Thor and Norse Mythology

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The Bifröst plays a role in the 2011 film “Thor” with Chris Hemsworth in the title role.   The character is based on the god ‘Thor’ from Norse or Scandinavian  Mythology and also Germania Mythology.

In Norse mythology, largely recorded in Iceland from traditional material stemming from Scandinavia, numerous tales and information about Thor are provided. In these sources, Thor bears at least fourteen names, is the husband of the golden-haired goddess Sif, is the lover of the jötunn Járnsaxa, and is generally described as fierce-eyed, red-haired and red-bearded.[1] With Sif, Thor fathered the goddess (and possible valkyrie) Þrúðr; with Járnsaxa, he fathered Magni; with a mother whose name is not recorded, he fathered Móði, and he is the stepfather of the god Ullr. The same sources list Thor as the son of the god Odin and the personified earth, Fjörgyn, and by way of Odin, Thor has numerous brothers. Thor has two servants, Þjálfi and Röskva, rides in a cart or chariot pulled by two goats, Tanngrisnir and Tanngnjóstr (that he eats and resurrects), and is ascribed three dwellings (Bilskirnir, Þrúðheimr, and Þrúðvangr). Thor wields the mountain-crushing hammer, Mjölnir, wears the belt Megingjörð and the iron gloves Járngreipr, and owns the staff Gríðarvölr. Thor’s exploits, including his relentless slaughter of his foes and fierce battles with the monstrous serpent Jörmungandr—and their foretold mutual deaths during the events of Ragnarök—are recorded throughout sources for Norse mythology.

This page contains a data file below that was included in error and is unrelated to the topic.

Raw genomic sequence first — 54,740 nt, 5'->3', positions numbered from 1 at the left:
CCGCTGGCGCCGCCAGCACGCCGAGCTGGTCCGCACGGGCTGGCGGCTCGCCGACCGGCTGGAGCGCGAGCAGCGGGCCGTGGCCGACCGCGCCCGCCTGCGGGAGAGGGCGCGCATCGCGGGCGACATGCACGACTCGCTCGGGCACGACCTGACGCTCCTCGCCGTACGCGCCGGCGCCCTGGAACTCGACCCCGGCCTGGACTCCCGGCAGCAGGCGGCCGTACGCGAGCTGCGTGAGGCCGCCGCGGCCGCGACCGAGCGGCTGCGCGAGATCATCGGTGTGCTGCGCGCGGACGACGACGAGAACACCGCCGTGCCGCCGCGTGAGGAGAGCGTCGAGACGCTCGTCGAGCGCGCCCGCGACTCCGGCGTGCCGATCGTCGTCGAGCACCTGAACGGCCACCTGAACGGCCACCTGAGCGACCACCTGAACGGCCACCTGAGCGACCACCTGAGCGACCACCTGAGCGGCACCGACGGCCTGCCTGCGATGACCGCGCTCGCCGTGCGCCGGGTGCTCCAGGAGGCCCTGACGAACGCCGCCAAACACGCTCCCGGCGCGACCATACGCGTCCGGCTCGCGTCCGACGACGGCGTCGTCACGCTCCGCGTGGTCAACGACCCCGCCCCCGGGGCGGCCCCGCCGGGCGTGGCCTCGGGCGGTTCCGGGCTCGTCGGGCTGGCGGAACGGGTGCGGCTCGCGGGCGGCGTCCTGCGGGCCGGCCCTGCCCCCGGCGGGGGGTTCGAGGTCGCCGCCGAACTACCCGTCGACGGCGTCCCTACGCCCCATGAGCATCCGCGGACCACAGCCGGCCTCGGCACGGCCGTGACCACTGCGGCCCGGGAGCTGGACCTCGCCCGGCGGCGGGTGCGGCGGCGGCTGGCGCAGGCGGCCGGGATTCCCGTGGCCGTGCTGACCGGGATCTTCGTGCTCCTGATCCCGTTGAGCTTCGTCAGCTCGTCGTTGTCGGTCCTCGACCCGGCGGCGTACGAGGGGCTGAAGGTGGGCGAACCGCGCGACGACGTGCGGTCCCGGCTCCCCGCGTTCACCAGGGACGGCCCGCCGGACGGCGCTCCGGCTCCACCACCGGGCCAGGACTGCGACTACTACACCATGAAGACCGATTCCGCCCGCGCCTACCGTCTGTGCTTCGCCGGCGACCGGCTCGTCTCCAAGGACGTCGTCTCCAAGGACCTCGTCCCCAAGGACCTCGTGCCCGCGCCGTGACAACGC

Thor – Wikipedia, the free encyclopedia
en.wikipedia.org/wiki/thor

http://www.mythicalrealm.com/legends/thor.html

http://en.m.wikipedia.org/wiki/Norse_mythology

Bifröst-Do you believe that Mythology and History Overlap?

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Bifröst

The god Heimdallr stands before the rainbow bridge while blowing a horn (1905) by Emil Doepler.

In Norse mythology, Bifröst  pronunciation  or sometimes Bilröst, is a burning rainbow bridge that reaches between Midgard (the world) and Asgard, the realm of the gods. The bridge is attested as Bilröst in the Poetic Edda; compiled in the 13th century from earlier traditional sources, and as Bifröst in the Prose Edda; written in the 13th century by Snorri Sturluson, and in the poetry of skalds. Both the Poetic Edda and the Prose Edda alternately refer to the bridge as Asbrú (Old Norse “Æsir’s bridge”).[1]

According to the Prose Edda, the bridge ends in heaven at Himinbjörg, the residence of the god Heimdallr, who guards it from the jötnar. The bridge’s destruction at Ragnarök by the forces of Muspell is foretold. Scholars have proposed that the bridge may have originally represented the Milky Way and have noted parallels between the bridge and another bridge in Norse mythology, Gjallarbrú.

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Source: http://en.m.wikipedia.org/wiki/Bifröst